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China Property Giants Tumble as Cash Crunch Bites

SHANGHAI/SYDNEY, July 24 (Reuters) - Stocks and bonds in China's real estate industry fell to around eight-month lows on Monday as fears of a cash crunch at two of the country's biggest developers, Country Garden and Dalian Wanda, deepened a crisis of confidence in the sector.

The slump suggests the troubles that ignited with China Evergrande two years ago have boomeranged back and reached what many had hoped were the largest and safest players in a business crucial to China's economy.

State-run Chinese media on Monday reported that the government would "adjust and optimise property policies at an appropriate time" but doubts remain, especially after six months of heavy stock and bond market selling.

The latest slump saw the shares of Country Garden, China's biggest homebuilder by sales volumes, fall by 8.7% and those of its services arm plunge almost 18%.

Many of its bonds suffered their biggest fall in international markets in over a year to trade at just 10%-15% of their original face value, signaling worries of an Evergrande-style default.

Shares at rival Longfor dropped 8.5%, while an asset sale at Wanda failed to lift its bond prices as investors waited to see whether the cash reaches bondholders.

"As market sales continue to weaken and policy expectations continue to fall short, it will be difficult for real estate developers to repay bonds by their own operations," said Yao Yu, founder of credit analysis firm Ratingdog.

Property development has ground to a halt in China as a government crackdown on debts and crumbling public confidence have left builders unable to sell apartments or refinance their dues.

Guidelines promoting "urban redevelopment" published late on Friday left investors underwhelmed but there were signs of a more significant shift on Monday at a Politburo meeting that was held a few days earlier than most China watchers had expected.

Analysts at Morgan Stanley highlighted that the Politburo readout didn't mention the phrase "property is for living not for speculation" and said it was "necessary to adapt" and that

"China should optimise its property policy".

"This is very important, in our view," Morgan Stanley's analysts said. "Investors should recall that the early stage of Covid easing was labelled as 'optimised' policy, which led to a complete change of the policy later."


Before the Politburo readout an index of mainland developers fell 6.4% on Monday and recorded its worst session of 2023.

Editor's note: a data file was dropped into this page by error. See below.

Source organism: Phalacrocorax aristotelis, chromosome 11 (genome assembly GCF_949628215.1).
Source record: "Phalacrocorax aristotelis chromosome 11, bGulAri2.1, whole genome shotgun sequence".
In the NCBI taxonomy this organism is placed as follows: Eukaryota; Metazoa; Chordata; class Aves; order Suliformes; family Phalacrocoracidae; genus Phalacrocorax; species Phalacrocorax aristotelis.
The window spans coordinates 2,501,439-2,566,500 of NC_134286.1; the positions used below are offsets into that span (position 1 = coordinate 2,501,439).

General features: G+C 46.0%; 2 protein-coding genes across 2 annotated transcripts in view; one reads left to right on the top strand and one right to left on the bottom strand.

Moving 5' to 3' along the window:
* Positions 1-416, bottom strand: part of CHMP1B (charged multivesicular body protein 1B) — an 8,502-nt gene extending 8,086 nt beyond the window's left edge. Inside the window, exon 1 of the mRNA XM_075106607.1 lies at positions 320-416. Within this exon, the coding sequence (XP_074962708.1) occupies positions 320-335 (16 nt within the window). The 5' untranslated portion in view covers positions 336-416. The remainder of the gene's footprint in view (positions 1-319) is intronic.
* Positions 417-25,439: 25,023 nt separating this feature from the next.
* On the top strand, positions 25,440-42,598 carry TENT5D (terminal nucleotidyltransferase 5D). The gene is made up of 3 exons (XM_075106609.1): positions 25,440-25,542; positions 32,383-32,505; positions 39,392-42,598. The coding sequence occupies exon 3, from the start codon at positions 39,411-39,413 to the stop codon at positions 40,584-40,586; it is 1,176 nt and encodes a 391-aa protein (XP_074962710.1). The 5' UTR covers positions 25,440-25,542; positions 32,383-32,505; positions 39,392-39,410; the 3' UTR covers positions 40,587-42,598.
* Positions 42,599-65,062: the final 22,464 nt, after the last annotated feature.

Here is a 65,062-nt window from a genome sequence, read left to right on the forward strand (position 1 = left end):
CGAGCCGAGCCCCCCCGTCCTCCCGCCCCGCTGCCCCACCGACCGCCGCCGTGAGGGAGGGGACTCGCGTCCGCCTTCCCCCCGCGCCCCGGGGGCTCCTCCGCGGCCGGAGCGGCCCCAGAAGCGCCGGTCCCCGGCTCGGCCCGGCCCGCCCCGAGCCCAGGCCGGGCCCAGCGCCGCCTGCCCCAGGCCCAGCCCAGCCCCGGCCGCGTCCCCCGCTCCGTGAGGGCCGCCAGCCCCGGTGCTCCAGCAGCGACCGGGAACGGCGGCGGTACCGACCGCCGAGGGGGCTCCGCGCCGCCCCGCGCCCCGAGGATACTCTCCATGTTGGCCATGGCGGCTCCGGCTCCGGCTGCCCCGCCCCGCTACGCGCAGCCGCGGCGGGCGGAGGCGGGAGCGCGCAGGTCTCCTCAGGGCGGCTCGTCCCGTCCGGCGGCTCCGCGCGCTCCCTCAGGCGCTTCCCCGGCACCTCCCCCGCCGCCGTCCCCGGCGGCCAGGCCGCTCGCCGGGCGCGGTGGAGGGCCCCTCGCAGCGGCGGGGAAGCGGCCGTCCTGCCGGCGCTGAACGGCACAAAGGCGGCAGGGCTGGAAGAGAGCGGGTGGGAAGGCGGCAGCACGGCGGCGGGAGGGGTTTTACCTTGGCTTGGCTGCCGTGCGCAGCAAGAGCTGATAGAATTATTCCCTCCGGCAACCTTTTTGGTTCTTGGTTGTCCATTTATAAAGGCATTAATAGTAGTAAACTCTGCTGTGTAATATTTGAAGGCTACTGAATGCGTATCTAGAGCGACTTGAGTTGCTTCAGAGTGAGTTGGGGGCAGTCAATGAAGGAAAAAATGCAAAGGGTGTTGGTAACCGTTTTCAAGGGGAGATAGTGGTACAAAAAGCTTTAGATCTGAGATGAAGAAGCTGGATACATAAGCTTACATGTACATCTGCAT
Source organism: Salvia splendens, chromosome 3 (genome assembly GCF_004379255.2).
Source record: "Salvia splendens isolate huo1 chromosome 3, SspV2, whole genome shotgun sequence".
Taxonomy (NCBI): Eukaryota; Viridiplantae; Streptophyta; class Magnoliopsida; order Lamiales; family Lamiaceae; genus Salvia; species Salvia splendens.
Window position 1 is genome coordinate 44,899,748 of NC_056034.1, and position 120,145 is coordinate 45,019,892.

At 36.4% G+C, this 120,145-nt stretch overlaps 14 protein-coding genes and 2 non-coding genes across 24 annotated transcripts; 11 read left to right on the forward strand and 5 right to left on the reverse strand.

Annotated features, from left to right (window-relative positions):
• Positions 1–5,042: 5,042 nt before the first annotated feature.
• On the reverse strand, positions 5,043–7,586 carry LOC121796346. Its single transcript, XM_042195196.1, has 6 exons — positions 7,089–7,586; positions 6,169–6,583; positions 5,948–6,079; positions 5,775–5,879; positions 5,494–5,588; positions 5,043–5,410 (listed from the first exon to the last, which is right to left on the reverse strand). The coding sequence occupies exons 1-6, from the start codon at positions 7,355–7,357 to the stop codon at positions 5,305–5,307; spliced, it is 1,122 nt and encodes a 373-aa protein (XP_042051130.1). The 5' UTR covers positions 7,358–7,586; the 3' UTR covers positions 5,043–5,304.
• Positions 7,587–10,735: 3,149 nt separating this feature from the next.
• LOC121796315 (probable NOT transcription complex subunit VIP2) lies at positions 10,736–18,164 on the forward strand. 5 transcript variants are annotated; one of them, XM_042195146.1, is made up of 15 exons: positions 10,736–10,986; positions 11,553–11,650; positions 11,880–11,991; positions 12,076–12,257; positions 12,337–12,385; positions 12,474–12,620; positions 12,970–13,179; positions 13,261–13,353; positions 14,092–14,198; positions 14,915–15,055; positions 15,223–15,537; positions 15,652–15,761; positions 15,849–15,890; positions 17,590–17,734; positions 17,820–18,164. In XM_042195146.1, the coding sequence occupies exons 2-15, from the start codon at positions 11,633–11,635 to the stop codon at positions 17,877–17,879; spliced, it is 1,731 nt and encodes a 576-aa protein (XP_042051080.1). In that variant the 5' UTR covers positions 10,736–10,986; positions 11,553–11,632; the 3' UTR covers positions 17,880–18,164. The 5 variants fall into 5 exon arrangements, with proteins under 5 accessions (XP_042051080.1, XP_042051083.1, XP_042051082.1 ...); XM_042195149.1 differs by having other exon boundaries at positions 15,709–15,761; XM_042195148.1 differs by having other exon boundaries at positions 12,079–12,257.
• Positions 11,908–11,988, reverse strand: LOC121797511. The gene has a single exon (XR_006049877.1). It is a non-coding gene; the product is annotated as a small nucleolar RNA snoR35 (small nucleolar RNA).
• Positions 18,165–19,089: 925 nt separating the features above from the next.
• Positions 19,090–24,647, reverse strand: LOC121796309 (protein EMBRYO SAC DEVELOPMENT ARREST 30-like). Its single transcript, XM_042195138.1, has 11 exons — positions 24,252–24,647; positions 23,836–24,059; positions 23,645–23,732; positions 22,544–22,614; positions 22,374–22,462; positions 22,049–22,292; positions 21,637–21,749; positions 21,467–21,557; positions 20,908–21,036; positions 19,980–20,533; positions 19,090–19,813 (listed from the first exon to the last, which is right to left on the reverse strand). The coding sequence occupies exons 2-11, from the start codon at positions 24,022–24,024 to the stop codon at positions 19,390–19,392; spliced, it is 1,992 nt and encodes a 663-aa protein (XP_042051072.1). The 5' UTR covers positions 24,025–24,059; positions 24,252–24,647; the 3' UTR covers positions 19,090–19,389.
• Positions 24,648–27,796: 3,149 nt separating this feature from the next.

"Everything is falling," said a Hong Kong debt fund manager, who spoke on condition of anonymity.

"The major thing that we see now is onshore-traded Country Garden bonds going down," he said. "That is the largest one. People get scared if that one cannot survive."

Country Garden is a giant with thousands of projects in nearly 300 Chinese cities. A move last week to refinance a 2019 loan facility surprised and unnerved investors, and follows a blizzard of ratings downgrades for the firm.

Li Changjiang, the president of Country Garden Services, sold 3.2 million shares of the company last week, reducing his stake to 0.11% from 0.21%.

"Although this is not his first time selling shares of the company, the number of shares sold was one of the largest," said J.P.Morgan analysts in a note in which they downgraded Country Garden Holdings to "underweight".

They also cut its price target to HK$0.9 from HK$2.3 and that of Country Garden Services Holdings to HK$6.7 from HK$22.

"Country Garden’s (bond) maturities are still heavy," they added, pointing out that the firm has nearly $4.9 billion (35 billion yuan) of bond payments to make over the next 6 months.

Country Garden's onshore-traded bonds , dropped to less than half of their face value on Monday and its dollar-denominated bonds often owned by international investors fell as much as a third to between 10 and 15 cents on the dollar. , .

Wanda, China's largest commercial developer, was also seeking cash for one of its subsidiaries to make an already-late coupon payment due before the end of a grace period on July 30.

It sold part of another subsidiary to streaming company China Ruyi for $320 million, which a source familiar with the matter said would help it to repay a separate $400 million bond.

State-backed developer Greenland Holdings has missed repayments again this month, while Sino-Ocean Group has asked bondholders to extended the terms of one of its 2 billion yuan ($278 million) bonds due on Aug. 2.

This year's renewed pressure on the sector comes as China's home sales have remained depressed despite the country lifting most of its COVID-19 era movement restrictions this year.

Restructuring plans at Evergrande, the poster-child of the sector's 2021 plunge, are also up before the courts in Hong Kong and the Cayman Islands - cases that could decide how much money battered creditors will eventually be able to recoup.

"Distressed Chinese property developers’ bond restructurings can buy them some room," Fitch Ratings said in a report on Monday. "But most will continue to face repayment difficulties if home sales do not recover."

($1 = 7.1972 Chinese yuan renminbi)

Reporting by Jason Xue in Shanghai and Tom Westbrook in Sydney; Additional reporting by Clare Jim, Xie Yu and Georgina Lee in Hong Kong and Marc Jones in London. Editing by Kim Coghill, Jamie Freed, Barbara Lewis and Christina Fincher

Source: Reuters

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